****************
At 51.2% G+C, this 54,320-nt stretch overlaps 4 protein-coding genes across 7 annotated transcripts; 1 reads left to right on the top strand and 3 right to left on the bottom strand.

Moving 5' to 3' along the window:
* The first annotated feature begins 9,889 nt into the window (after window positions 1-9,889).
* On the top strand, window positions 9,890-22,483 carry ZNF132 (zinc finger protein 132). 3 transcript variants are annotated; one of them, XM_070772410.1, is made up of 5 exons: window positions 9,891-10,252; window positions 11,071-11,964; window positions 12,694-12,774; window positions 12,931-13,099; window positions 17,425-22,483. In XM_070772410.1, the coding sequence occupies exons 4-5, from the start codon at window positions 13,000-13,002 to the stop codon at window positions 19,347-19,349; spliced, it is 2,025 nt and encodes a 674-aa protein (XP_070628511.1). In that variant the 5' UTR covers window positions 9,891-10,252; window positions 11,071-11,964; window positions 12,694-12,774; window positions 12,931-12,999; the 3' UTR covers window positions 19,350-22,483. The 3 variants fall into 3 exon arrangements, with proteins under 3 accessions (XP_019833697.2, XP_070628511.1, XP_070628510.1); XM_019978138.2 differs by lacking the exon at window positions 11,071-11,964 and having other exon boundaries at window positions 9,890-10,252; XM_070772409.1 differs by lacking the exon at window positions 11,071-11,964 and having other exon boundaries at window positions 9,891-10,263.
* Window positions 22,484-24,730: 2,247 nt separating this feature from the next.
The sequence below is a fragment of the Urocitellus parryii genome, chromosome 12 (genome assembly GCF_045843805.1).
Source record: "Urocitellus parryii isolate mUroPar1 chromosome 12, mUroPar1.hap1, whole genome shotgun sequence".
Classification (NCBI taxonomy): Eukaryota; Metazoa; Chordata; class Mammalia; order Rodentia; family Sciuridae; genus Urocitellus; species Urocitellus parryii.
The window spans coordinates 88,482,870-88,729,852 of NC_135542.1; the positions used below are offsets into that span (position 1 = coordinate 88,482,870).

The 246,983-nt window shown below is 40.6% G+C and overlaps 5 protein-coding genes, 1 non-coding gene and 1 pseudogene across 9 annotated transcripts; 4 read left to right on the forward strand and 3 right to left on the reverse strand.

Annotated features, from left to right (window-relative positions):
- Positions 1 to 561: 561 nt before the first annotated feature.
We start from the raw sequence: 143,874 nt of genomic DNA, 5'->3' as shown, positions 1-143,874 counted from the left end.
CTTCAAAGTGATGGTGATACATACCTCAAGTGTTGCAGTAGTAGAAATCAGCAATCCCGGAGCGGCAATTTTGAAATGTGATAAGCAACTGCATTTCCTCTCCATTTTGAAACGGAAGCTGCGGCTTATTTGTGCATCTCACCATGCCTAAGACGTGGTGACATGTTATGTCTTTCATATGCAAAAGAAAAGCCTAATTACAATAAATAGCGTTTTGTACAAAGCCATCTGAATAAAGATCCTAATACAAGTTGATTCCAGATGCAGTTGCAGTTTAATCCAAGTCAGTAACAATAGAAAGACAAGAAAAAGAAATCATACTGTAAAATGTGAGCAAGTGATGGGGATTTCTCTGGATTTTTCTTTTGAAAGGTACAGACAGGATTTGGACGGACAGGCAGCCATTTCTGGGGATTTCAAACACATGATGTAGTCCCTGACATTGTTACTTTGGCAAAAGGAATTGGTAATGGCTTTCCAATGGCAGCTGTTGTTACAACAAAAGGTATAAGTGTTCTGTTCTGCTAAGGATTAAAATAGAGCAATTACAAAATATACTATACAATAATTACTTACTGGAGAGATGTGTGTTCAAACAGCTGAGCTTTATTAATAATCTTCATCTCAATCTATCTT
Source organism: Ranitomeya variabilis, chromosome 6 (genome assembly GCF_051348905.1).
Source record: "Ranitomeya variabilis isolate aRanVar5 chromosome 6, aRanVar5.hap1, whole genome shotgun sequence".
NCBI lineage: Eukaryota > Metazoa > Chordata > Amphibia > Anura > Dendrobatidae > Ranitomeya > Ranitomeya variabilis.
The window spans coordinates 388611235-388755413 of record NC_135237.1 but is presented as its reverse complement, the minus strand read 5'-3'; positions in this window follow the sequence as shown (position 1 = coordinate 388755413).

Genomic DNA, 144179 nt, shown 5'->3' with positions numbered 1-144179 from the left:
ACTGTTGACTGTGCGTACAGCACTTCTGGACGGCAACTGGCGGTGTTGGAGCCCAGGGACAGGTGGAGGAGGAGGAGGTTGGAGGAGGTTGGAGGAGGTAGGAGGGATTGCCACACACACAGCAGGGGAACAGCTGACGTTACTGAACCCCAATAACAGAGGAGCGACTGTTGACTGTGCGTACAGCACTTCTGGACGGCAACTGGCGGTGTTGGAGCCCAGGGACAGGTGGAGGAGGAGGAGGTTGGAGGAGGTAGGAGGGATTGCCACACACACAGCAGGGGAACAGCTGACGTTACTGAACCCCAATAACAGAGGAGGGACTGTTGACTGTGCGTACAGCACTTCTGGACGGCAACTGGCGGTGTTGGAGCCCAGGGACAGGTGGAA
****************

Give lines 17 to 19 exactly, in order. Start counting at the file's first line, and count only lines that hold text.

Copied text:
NCBI lineage: Eukaryota > Metazoa > Chordata > Amphibia > Anura > Dendrobatidae > Ranitomeya > Ranitomeya variabilis.
The window spans coordinates 388611235-388755413 of record NC_135237.1 but is presented as its reverse complement, the minus strand read 5'-3'; positions in this window follow the sequence as shown (position 1 = coordinate 388755413).

Genomic DNA, 144179 nt, shown 5'->3' with positions numbered 1-144179 from the left: